On September 13, 2017, the European Commission (the “Commission”) announced a proposal to set up a new EU-wide framework for screening foreign direct investment (“FDI”) into the European Union. The proposal, set out in a draft Regulation, provides for: (i) new foreign investment review powers for the Commission; (ii) a harmonized approach in screening FDI; (iii) specific criteria to be considered when reviewing investments; and, (iv) a cooperation mechanism between Member States and the Commission.
New review powers for the Commission. If the Commission considers that an FDI could affect a “project or program of Union interest” on the grounds of “security or public order”, it may review and issue a non-binding opinion to the EU Member State where the FDI is planned or completed. Although the Commission does not have the power to block the investment, the EU Member State must ”take utmost consideration” of the Commission’s opinion and “provide an explanation to the Commission in case its opinion is not followed”.
Projects or programs of Union interest are those that may either involve substantial EU funding, or are established by EU law regarding “critical infrastructure, critical technologies, or critical inputs”. An indicative list annexed to the draft regulation lists the following projects: European satellite programs (Galileo and EGNOS); Horizon 2020 research and innovation projects relating to “key enabling technologies” such as artificial intelligence, robotics, semiconductors, and cybersecurity; Trans-European Networks for Transport; Trans-European Networks for Energy; and Trans-European Networks for Telecommunications. The Commission seems to be planning to dedicate significant resources to this process, as it estimates that implementation of this Regulation will require around 22 additional FTEs within its services.
Specific criteria and targeted sectors. The draft Regulation prescribes several factors that may be considered in the review by the Commission or member States. Emphasis is placed on: (i) critical infrastructure in sectors including energy, transport, communications, data storage, space, and financial infrastructure; and, (ii) critical technologies including artificial intelligence robotics, semiconductors, technologies with potential dual use applications, cybersecurity, space, and nuclear technology. The proposal also focuses on the security of supply of critical inputs and access to sensitive information. Further, in determining whether the investment may affect security or public order, control of the foreign investor by a third-country government (such as a state-owned enterprise) will be an important factor.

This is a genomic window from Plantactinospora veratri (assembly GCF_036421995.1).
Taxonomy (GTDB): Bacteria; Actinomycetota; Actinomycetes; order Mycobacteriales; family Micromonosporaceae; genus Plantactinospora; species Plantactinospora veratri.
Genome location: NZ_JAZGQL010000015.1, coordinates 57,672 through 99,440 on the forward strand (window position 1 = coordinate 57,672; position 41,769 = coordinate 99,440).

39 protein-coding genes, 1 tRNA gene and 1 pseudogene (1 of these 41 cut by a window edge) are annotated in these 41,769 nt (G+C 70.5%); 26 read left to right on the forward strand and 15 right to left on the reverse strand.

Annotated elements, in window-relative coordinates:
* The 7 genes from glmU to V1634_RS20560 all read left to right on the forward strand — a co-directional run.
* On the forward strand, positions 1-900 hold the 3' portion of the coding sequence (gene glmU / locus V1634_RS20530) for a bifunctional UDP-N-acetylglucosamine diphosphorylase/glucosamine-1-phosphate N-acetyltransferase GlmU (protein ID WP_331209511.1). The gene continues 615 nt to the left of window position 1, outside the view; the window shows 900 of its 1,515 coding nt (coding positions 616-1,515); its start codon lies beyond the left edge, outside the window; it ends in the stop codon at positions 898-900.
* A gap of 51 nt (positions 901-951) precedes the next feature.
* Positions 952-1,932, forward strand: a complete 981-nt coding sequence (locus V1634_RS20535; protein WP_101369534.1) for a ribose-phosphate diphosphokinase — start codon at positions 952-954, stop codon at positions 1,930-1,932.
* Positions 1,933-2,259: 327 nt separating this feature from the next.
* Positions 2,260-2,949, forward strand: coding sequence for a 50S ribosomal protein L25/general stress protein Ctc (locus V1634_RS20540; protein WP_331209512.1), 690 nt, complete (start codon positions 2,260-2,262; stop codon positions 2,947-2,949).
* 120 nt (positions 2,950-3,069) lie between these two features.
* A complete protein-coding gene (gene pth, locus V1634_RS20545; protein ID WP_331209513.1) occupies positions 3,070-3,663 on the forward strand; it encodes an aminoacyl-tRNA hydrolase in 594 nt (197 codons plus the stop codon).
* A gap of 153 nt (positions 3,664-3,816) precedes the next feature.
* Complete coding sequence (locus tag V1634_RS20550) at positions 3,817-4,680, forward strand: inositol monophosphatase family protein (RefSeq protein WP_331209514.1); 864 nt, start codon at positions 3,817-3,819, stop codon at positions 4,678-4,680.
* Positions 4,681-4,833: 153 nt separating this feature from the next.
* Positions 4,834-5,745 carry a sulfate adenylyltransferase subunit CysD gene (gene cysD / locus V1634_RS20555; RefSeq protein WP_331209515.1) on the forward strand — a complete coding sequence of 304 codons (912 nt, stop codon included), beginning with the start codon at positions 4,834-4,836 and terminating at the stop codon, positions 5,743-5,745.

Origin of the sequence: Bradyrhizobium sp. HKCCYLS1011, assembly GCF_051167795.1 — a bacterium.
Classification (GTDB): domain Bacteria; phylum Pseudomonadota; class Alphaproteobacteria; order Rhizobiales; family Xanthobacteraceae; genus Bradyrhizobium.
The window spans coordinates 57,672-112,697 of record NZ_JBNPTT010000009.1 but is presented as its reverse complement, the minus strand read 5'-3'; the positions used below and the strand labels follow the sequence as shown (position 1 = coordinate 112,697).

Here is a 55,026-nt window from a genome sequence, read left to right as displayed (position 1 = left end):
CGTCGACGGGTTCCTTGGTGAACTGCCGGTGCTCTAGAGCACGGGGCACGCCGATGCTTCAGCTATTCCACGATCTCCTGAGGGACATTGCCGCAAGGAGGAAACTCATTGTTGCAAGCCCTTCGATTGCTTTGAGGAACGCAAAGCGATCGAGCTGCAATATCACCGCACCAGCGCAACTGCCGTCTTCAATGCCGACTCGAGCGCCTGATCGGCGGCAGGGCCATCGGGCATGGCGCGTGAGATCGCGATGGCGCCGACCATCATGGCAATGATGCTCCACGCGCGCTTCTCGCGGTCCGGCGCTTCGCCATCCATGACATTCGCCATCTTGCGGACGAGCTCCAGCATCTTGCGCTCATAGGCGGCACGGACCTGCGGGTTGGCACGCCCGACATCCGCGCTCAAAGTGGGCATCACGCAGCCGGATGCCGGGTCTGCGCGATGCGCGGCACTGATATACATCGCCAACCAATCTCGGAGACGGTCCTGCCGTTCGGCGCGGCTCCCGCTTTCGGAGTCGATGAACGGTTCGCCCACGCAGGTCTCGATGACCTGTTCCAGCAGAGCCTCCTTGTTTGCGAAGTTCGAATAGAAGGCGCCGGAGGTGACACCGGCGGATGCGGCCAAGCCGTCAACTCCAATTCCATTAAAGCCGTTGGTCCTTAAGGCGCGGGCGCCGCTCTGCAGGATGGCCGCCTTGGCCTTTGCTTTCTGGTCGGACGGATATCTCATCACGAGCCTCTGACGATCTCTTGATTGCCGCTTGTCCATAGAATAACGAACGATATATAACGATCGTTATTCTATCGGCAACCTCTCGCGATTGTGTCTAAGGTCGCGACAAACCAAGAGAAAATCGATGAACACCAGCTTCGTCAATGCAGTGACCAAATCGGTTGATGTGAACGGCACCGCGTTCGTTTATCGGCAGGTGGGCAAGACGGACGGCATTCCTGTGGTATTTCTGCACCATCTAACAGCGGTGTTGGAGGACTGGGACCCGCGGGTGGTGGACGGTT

Convergence with national screening mechanisms. The draft Regulation permits EU countries that have their own national regimes to continue screening investments. The Commission has stated that the EU-level investment screening framework will “build on the national review mechanisms already in place in 12 Member States” (Austria, Denmark, Germany, Finland, France, Latvia, Lithuania, Italy, Poland, Portugal, Spain, and the United Kingdom). The draft Regulation however imposes a number of requirements on these screening mechanisms, including transparency, non-discrimination, clear timeframes and judicial review.
EU countries without screening mechanisms will be required to provide the Commission with an annual report on FDI in their jurisdictions.
Cooperation mechanism. The proposal provides for a mechanism to enhance EU-wide cooperation. EU countries are required to: (i) inform each other as well as the Commission of any FDI undergoing screening in their jurisdictions; and, (ii) allow Member States affected by a particular FDI or the Commission to comment on ongoing individual cases. Foreign investors can expect to see a high degree of information sharing on their investments, funding, and business structures (among others) between EU countries and the Commission as the draft Regulation specifically provides for this (although the draft Regulation also provides for protection of confidential information).
Impact on EU Merger Regulation. The proposal acknowledges the role of the EU Merger Regulation, which Article 21 (4) allows EU countries to take appropriate measures protecting their “legitimate interests”, notably the protection of public security, plurality of the media, and prudential rules. As part of the information transmitted to the Commission and other Member States, the screening Member State shall “endeavour” to indicate whether the investment is likely to fall within the scope of the EU Merger Regulation. In the event of an overlap of scope between both Regulations, the draft Regulation requires this to be “applied in a coherent manner”.
The draft Regulation has been proposed against the backdrop of mounting concerns in the EU related to investment by third country investors. In that vein, the Commission has noted the “rapidly changing economy, growing concerns of citizens and Member States” and has unusually presented the proposal without an accompanying impact assessment.
The Commission intends to complete this initiative by the end of 2018. Procedurally, the draft Regulation must now go through the ordinary legislative procedure and be approved by the European Parliament and the Council.